- States are starting to allow for nonessential retail stores to reopen, though many must operate at a limited capacity.
- Still, it remains to be seen whether shoppers will show up once stores do reopen.
- In a recent Deloitte survey asking people whether they would feel safe going to the store, right now, only 34% of Americans said they would.
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Texas is the latest state to take steps to jumpstart its economy, allowing retail stores, malls, restaurants, and movie theaters to reopen at 25% capacity on Friday. A second phase will allow for more kinds of businesses to reopen.
Texas joins other states, including Georgia, Tennessee, Oklahoma and South Carolina, that have allowed states to reopen retail stores.
But amid these reopenings, a major question remains: Will shoppers come?
A recent Deloitte survey asked people in select countries whether they agree with the statement: “I feel safe going to the store right now.” In the US, only 34% of those surveyed responded with “agree” or “strongly agree.”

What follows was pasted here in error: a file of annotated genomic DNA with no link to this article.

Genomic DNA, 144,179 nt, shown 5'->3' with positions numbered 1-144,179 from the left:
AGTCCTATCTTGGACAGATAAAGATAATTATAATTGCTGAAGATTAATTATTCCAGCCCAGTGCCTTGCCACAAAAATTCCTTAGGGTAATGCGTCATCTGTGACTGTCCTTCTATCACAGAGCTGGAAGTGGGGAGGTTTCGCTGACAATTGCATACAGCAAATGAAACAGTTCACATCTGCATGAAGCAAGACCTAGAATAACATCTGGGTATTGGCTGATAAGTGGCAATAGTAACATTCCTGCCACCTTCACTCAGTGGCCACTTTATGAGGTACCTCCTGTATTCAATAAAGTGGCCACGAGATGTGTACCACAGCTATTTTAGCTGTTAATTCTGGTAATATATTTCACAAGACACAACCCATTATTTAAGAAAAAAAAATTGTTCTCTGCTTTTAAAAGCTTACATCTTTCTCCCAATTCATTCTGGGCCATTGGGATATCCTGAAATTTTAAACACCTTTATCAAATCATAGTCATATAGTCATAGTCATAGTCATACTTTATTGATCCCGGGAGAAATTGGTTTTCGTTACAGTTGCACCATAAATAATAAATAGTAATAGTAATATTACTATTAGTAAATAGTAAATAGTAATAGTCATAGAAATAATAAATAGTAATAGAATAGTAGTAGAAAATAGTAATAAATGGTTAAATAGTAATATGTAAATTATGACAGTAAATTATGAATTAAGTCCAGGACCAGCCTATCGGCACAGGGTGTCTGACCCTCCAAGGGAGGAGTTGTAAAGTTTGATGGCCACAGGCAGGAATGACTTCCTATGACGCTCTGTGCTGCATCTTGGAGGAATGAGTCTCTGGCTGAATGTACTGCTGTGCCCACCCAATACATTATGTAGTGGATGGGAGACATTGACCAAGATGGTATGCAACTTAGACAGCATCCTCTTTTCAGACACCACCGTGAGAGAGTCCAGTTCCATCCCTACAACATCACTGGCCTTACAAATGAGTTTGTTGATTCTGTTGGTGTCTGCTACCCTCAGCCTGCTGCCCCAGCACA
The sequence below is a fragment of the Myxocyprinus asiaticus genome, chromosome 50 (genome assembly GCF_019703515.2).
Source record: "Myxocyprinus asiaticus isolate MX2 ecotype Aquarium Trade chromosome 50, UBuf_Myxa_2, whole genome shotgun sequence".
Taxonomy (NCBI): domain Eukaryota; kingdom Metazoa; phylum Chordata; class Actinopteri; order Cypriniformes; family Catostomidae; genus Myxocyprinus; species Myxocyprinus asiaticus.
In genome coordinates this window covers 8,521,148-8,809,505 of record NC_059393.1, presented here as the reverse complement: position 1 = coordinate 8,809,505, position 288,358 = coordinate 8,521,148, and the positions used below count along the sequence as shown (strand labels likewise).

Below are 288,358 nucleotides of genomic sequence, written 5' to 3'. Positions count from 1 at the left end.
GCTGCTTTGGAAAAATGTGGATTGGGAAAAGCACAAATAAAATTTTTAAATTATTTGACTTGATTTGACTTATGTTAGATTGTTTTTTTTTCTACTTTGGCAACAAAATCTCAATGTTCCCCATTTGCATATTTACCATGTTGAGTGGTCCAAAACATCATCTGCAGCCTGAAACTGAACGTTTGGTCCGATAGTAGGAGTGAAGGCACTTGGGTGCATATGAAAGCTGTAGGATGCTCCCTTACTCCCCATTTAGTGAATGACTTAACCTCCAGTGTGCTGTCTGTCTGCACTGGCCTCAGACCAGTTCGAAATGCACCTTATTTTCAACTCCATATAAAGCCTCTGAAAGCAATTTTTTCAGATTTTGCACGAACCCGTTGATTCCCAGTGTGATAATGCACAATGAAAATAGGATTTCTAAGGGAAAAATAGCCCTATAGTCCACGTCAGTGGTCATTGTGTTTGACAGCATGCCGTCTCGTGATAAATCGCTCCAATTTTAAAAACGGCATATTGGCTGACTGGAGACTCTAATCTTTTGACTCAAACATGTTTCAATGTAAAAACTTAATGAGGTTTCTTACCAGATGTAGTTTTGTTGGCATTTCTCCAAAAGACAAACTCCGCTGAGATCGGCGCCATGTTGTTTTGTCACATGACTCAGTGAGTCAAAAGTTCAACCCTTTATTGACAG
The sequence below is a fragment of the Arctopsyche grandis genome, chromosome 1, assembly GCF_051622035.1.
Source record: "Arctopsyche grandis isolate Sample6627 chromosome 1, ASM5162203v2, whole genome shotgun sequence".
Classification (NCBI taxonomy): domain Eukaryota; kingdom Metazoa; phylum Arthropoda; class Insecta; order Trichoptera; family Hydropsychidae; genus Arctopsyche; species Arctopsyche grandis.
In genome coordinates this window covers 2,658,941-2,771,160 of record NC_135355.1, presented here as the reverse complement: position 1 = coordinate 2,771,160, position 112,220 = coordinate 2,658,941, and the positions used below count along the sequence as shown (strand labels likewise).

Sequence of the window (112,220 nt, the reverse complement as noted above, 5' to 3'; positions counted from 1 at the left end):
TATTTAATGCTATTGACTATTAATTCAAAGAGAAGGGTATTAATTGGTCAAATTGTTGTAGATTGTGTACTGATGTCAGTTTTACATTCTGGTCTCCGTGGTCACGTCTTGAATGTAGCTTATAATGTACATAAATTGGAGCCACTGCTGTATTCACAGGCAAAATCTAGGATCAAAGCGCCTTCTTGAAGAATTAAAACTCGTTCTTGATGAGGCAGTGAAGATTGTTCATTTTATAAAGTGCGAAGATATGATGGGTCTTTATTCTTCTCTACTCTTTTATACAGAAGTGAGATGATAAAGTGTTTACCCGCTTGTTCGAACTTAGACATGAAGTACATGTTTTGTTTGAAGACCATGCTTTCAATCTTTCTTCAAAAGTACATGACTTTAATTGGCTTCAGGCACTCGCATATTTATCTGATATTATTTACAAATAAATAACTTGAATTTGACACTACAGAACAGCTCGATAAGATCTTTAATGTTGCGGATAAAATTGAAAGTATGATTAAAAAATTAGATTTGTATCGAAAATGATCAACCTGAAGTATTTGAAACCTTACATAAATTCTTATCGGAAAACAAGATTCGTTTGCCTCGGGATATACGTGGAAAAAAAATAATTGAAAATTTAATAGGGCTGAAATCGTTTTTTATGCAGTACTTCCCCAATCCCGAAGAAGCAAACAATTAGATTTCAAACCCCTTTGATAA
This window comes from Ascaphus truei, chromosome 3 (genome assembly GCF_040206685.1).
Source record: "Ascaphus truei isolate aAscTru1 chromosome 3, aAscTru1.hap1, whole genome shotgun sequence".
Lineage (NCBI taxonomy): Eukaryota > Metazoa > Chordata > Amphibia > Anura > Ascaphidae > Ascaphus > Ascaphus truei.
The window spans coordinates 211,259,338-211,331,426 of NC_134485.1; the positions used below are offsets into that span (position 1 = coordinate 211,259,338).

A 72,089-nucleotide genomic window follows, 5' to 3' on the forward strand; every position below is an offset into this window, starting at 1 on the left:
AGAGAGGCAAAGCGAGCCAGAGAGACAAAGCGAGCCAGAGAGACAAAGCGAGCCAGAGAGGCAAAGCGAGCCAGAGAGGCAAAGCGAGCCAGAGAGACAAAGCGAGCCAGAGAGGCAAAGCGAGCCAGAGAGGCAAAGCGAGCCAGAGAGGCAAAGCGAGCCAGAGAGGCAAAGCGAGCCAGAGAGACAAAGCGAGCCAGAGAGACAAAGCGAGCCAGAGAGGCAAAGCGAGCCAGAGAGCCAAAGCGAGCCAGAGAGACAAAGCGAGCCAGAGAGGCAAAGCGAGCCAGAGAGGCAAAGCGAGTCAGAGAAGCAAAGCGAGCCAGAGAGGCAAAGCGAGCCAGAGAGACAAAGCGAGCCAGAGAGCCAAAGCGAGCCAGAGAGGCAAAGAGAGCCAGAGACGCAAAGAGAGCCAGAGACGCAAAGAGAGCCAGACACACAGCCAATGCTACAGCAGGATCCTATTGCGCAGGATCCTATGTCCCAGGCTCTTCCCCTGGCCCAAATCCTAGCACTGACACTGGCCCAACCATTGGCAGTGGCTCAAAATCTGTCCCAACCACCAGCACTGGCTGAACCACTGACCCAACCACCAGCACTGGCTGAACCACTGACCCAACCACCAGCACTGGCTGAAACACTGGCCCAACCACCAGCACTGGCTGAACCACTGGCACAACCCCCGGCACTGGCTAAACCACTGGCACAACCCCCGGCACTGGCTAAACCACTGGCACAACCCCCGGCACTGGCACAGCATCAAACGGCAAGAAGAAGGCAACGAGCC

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This mindset is likely in line with what many retailers expected as they come up with strategies to reopen stores while encouraging hygiene and social distancing.
Macy’s, for example, has a new set of protocols for when it reopens 68 stores on Monday. Frequently visited areas like fitting rooms, bathrooms, and breakrooms will be cleaned more frequently and more visibly, and all alterations, “spa-like,” ear-piercing, and bra-fitting services remain suspended.
Best Buy is similarly reopening 200 locations in early May, but they will be available to appointment only.
Like others, both retailers will require employees to wear masks while at work. Both will also have signs reminding shoppers to maintain social distancing.
Grocery stores and other essential retailers, meanwhile, have remained open with social distancing measures. Some nonessential retailers in reopening states may opt to stay closed.
Deloitte’s survey was conducted online in 13 countries, including the US, the UK, Germany, Italy, Spain, China, and South Korea. It involved polling 1,000 people in each country.